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Abstract: FR-PO691

Use of Raman Spectroscopy Analysis to Evaluate the Molecular Composition of Spent Peritoneal Dialysate and Urine over Time

Session Information

Category: Dialysis

  • 703 Dialysis: Peritoneal Dialysis


  • Pirkle, James L., Wake Forest School of Medicine, Winston Salem, North Carolina, United States
  • Robertson, John L., Virginia Tech, Blacksburg, Virginia, United States

Common indices to assess peritoneal dialysis (PD) adequacy – Kt/V urea and creatinine clearance – may not reflect clearance of other small and middle-molecular weight molecules that may be more important in the pathogenesis of uremia and patient outcomes. These indices may not reflect changes in residual renal function, peritoneal membrane integrity, local/systemic inflammation, patient metabolism, or mineral/electrolyte balance. Identification of other potentially important molecules in both spent dialysate (SD) and urine (UR) may provide better measures of treatment adequacy. However, analysis of these potentially-important molecules, with current technology (chromatography, mass spectroscopy), is time-consuming, expensive, and unlikely to be widely available in clinical settings.


We used novel methods, based on Raman spectroscopy and computational analysis, to study the molecular composition of SD and UR collected periodically from 15 PD patients over a two-year period of observation. Raman spectra were generated by irradiation of SD and UR samples at 785 nm, corrected for incident (background) radiation and then computationally normalized. The spectra of SD and UR samples from PD patients were compared to analytical standards, to unused dialysate fluid (SD samples) and urine (UR) collected from consented, healthy volunteers. Quantification of prominent spectral peaks (urea, creatinine, glucose, for example) was achieved by comparison with analytical standard calibration curves.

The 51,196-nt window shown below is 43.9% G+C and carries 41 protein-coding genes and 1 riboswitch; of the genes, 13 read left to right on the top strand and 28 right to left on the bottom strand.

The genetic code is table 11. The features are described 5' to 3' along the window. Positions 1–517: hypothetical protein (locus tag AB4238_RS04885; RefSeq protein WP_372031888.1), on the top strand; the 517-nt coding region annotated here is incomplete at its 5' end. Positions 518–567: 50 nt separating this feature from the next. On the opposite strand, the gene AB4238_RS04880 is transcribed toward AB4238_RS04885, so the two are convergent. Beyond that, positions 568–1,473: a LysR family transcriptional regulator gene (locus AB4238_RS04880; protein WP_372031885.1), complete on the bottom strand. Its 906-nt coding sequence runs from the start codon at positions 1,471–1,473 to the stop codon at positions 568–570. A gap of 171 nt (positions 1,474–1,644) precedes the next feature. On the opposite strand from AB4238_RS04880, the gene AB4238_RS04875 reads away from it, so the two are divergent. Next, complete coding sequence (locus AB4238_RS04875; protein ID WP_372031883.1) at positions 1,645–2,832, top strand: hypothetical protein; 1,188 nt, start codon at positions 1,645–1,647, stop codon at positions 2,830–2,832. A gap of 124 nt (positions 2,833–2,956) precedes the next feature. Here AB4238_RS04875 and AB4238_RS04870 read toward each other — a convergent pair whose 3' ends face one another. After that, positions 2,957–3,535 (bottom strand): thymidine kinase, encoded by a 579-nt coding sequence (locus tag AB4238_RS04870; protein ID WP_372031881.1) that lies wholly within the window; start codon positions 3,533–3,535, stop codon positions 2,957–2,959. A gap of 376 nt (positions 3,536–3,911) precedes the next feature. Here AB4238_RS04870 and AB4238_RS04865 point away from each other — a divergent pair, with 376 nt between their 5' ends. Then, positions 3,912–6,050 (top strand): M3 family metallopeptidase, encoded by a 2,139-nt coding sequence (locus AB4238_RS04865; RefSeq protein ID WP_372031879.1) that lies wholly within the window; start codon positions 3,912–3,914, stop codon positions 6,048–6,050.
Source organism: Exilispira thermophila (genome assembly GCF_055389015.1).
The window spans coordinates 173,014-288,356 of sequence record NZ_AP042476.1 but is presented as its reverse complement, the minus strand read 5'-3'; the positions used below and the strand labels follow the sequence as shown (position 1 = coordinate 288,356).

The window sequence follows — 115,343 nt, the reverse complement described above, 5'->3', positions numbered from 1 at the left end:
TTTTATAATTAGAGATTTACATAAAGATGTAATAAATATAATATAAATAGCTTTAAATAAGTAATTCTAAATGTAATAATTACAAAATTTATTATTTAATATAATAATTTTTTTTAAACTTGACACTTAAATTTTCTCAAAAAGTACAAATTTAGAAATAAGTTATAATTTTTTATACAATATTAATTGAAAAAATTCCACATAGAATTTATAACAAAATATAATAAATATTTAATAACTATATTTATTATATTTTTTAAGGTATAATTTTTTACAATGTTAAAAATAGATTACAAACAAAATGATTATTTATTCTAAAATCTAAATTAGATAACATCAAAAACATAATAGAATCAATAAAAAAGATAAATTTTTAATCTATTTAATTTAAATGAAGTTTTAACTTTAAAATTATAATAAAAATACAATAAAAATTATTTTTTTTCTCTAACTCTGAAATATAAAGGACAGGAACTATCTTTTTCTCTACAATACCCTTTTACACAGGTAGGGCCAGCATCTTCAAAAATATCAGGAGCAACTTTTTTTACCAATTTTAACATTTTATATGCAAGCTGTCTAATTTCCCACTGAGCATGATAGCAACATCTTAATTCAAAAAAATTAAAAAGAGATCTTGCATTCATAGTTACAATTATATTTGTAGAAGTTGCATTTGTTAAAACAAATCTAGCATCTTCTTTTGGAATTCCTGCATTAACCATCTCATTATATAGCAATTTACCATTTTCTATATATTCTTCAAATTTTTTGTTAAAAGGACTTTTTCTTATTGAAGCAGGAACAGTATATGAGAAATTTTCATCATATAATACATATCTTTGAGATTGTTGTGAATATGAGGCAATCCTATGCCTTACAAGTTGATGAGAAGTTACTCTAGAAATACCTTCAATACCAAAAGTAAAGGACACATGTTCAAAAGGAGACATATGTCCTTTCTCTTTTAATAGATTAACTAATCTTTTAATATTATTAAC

As expected, spectra of SD and UR differed significantly. Of note, SD spectra among 15 patients also differed significantly from one another, as did UR spectra. For individual patients, both SD and UR spectra varied over time, reflecting changes in types of molecules being dialyzed and/or excreted in urine. Variations in either SD or UR spectra were not well-correlated to Kt/V urea or creatinine clearance. Prominent spectral peaks representing collagen and nucleic acids in some SD specimens may signal changes in peritoneal membrane integrity; this requires further analysis.


Changes in the molecular composition of peritoneal dialysate and urine over time can be identified using computational Raman spectroscopy. This method may yield a viable tool for assessing the clinical effectiveness of the peritoneal dialysis therapy.